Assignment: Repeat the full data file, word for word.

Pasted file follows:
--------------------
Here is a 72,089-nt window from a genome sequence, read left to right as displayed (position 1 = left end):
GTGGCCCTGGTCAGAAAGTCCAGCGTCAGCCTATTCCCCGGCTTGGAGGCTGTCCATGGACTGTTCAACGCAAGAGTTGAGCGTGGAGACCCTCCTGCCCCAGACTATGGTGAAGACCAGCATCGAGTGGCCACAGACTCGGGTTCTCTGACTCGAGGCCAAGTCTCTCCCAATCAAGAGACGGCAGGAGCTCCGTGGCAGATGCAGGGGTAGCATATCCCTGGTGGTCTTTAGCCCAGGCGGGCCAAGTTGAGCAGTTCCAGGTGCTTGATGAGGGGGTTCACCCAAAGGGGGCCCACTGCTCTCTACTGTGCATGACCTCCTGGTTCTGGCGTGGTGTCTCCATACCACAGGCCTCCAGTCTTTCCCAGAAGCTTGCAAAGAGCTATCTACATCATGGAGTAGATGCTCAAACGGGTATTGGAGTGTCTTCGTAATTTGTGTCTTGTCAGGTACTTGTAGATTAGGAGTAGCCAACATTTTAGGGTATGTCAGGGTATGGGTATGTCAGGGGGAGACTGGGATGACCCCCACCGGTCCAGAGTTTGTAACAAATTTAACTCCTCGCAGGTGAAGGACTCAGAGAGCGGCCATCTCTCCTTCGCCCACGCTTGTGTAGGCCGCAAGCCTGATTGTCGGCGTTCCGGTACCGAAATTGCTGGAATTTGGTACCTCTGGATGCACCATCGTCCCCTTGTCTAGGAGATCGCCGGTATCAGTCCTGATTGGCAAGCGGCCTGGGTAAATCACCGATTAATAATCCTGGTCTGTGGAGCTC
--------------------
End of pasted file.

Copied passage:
Here is a 72,089-nt window from a genome sequence, read left to right as displayed (position 1 = left end):
GTGGCCCTGGTCAGAAAGTCCAGCGTCAGCCTATTCCCCGGCTTGGAGGCTGTCCATGGACTGTTCAACGCAAGAGTTGAGCGTGGAGACCCTCCTGCCCCAGACTATGGTGAAGACCAGCATCGAGTGGCCACAGACTCGGGTTCTCTGACTCGAGGCCAAGTCTCTCCCAATCAAGAGACGGCAGGAGCTCCGTGGCAGATGCAGGGGTAGCATATCCCTGGTGGTCTTTAGCCCAGGCGGGCCAAGTTGAGCAGTTCCAGGTGCTTGATGAGGGGGTTCACCCAAAGGGGGCCCACTGCTCTCTACTGTGCATGACCTCCTGGTTCTGGCGTGGTGTCTCCATACCACAGGCCTCCAGTCTTTCCCAGAAGCTTGCAAAGAGCTATCTACATCATGGAGTAGATGCTCAAACGGGTATTGGAGTGTCTTCGTAATTTGTGTCTTGTCAGGTACTTGTAGATTAGGAGTAGCCAACATTTTAGGGTATGTCAGGGTATGGGTATGTCAGGGGGAGACTGGGATGACCCCCACCGGTCCAGAGTTTGTAACAAATTTAACTCCTCGCAGGTGAAGGACTCAGAGAGCGGCCATCTCTCCTTCGCCCACGCTTGTGTAGGCCGCAAGCCTGATTGTCGGCGTTCCGGTACCGAAATTGCTGGAATTTGGTACCTCTGGATGCACCATCGTCCCCTTGTCTAGGAGATCGCCGGTATCAGTCCTGATTGGCAAGCGGCCTGGGTAAATCACCGATTAATAATCCTGGTCTGTGGAGCTC